With its vast glaciers and monumental landscapes, Iceland’s natural wonders are many and spectacular. As well as ice fields and volcanoes there is another geographical phenomenon that really stands out here. From powerful torrents to lofty cascades waterfalls in Iceland take many forms. In this article, we will take you on a tour of some of the country’s most beautiful waterfalls.
Why do waterfalls feature so much in Iceland?
This small island up on the edge of the Arctic Circle very much feels the full force of the elements. The weather in Iceland is changeable, to say the least. It seems that every five minutes there is a new weather front rolling in. From rain showers in summer to consistent snow in winter. There is a great deal of water around in many forms. And that includes ice! Glaciers cover around 10% of the country’s landmass.
As Iceland emerges from the long winter months the snow and ice begin to thaw. This springtime melt releases a lot of water quickly into the rivers and streams. The waterways swell and Iceland’s waterfalls gain the full force of the elements. To see the waterfalls in Iceland at their most spectacular you should visit at this time of year. Here’s our top pick of the most spectacular waterfalls in Iceland.
This is one of Iceland’s most well-visited waterfalls. Located on the South Coast just off of the Ring Road. It has a sixty-metre drop from a high cliff that used to mark the edge of the coastline. What makes this waterfall so unique is that visitors can walk all the way behind the falling curtain of water. There is a pathway that loops right around behind the falls. From there you can see the water falling from up close.
The views beyond across the wide-open landscape are also stunning. In winter when the night comes quickly the falls are lit up with electric lighting. When the midnight sun shines in summer the views of the low sunlight catching the water is spectacular.
If you only see one waterfall in Iceland then it is very likely that it will be this one. Gullfoss forms one point of the famous Golden Triangle. This is a set of three incredible sights within easy reach of Reykjavik also known as the Golden Circle. Visitors to Iceland at any time of year can enjoy day tours around the famous Golden Circle.
The other two main attractions on the route are the Þingvellir National Park and the Geysir fields. Gullfoss translates as Golden Falls and they are a spectacular sight. The falls plunge down thirty-two metres over two wide tiers. They form a deep gorge that can only be viewed from above.
This is the highest waterfall in Iceland but a little more off the beaten path than the others described here. It is called the hanging falls and drops 128 meters down into a beautiful gorge. It is formed of a slim stream of water but is impressive none the less. It is located in East Iceland not far from the lovely Hallormsstaður Forest. If you are hiring a camper and driving the Ring Road with plenty of time it is worth the detour. The falls themselves are a short hike from the car park. It is about a 5km walk to loop around from the parking lot through some beautiful scenery.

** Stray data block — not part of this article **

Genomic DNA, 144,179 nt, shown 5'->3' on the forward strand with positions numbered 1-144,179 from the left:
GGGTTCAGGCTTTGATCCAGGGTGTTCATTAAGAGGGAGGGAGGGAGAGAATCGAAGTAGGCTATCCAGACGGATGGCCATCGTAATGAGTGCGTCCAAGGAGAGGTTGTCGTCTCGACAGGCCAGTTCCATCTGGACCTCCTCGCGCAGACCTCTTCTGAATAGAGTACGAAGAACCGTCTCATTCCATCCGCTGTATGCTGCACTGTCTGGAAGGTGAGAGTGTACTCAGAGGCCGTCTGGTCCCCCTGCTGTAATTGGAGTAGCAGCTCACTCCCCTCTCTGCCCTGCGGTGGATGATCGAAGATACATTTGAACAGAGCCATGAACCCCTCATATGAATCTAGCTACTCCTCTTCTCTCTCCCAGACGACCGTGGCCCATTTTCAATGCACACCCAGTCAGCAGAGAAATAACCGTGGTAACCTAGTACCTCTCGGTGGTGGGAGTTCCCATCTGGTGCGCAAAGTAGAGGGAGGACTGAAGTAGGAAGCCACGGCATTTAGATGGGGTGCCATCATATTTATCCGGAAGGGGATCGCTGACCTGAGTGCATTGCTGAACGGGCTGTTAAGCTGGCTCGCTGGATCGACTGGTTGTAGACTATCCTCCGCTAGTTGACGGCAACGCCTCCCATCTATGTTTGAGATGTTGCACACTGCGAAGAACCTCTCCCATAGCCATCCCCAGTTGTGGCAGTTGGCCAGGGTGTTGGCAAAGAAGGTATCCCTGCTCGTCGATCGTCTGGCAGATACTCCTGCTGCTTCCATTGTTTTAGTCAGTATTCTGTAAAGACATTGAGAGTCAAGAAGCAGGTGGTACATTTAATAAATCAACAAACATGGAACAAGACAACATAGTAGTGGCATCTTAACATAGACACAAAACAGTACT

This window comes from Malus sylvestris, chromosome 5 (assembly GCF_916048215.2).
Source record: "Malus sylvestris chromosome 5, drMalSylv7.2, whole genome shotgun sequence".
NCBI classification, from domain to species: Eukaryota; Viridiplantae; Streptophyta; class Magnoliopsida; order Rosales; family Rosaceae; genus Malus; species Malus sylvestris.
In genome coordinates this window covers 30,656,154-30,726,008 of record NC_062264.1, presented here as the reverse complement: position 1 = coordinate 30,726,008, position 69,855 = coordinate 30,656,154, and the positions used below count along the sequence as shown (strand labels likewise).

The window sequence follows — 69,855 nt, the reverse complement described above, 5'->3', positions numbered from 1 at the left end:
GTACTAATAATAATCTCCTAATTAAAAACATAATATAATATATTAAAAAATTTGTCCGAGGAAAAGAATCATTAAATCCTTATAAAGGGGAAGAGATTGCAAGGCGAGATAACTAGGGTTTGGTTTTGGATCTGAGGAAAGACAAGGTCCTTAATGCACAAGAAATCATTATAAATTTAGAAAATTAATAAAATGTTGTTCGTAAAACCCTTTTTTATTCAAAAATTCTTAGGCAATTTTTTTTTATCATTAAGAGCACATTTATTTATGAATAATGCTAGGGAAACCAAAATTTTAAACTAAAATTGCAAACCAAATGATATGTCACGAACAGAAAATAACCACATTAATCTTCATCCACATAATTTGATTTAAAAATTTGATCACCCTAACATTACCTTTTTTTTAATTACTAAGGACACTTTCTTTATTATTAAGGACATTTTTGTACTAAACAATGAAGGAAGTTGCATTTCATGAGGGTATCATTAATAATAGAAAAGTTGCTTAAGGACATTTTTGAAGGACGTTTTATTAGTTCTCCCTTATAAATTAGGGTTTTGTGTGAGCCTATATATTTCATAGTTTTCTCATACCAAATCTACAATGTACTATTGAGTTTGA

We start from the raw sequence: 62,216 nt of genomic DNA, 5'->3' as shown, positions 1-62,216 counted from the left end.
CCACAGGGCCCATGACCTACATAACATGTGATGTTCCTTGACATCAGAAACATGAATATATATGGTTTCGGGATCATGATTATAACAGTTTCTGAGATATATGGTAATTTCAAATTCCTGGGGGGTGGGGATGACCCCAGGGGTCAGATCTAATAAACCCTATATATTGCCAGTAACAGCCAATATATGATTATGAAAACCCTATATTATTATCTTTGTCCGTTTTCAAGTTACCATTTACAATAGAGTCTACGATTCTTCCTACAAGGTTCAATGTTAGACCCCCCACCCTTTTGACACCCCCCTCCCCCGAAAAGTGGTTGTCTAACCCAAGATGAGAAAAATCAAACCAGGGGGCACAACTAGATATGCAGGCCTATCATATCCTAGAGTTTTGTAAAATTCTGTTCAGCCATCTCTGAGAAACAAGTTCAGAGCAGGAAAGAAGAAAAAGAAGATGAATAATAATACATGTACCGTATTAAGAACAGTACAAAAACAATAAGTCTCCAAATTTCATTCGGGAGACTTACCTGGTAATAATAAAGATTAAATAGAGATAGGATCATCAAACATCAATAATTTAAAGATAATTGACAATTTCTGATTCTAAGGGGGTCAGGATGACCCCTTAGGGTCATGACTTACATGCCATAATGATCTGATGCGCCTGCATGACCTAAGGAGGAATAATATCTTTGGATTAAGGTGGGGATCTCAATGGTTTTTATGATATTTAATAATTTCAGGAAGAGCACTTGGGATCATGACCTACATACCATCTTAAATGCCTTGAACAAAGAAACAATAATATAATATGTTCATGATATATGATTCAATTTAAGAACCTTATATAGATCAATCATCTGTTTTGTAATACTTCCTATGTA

Skógafoss is another dramatic waterfall on the South Coast of Iceland. Sixty metres high and twenty-five metres wide it is an impressive sight. Thundering down from a plateau to the river below the falls lie on the former coastline. Dark volcanic rock surrounds them and on a sunny day, you might see rainbows forming in the spray. The waterfall is a short walk from the parking lot and is best viewed from below. If you feel like a climb you can head up the 500 steps and take in the view from above.
This beautiful waterfall is particularly distinctive because of the rock formations that surround it. Tall basalt columns stretch out in a horseshoe shape around a twenty-metre drop. The name means Black Falls and its architectural form inspired the design of the Hallgrimskirkja Church in Reykjavik. The falls are located in southeast Iceland within the boundaries of the vast Vatnajökull National Park.
Godafoss or the Waterfall of the Gods is to be found in North Iceland. It is a very short detour from the Ring Road route. So if you are on a road trip around Iceland it is well worth pulling in for a walk here. The falls have some interesting stories to discover. They have a particular connection to both the Norse Gods and Christianity. They are only twelve metres high but reach around in an impressive thirty-metre semicircle.
Any guide to the Iceland waterfalls would not be complete without the mighty Dettifoss. This is the most powerful and biggest waterfall in the country. You will find it in North Iceland and it forms a part of the Diamond Circle route. Some 500 cubic meters of water per second flow over Dettifoss. The sheer force of the water flow makes it one of Iceland’s most amazing waterfalls. There is nothing quite like standing in its presence and seeing, hearing and feeling its tremendous power. The road to the waterfall is a little rough so make sure that you allow plenty of time.
Kirkjufellsfoss translates as Church Mountain Falls. It is a small waterfall with an impressive setting. Behind it rises one of Iceland’s most beloved and most photographed mountains. The rounded tip of Mount Kirkjufell with the waterfall in the foreground makes for a very special photo opportunity. If you can also catch the Northern Lights reflecting in the waters then you’ll have a picture worthy of framing. Kirkjufellsfoss is on the Snæfellsnes Peninsula in West Iceland. It is only about a two-hour drive from Reykjavik. So it makes a great short road trip if you are driving a campervan in Iceland.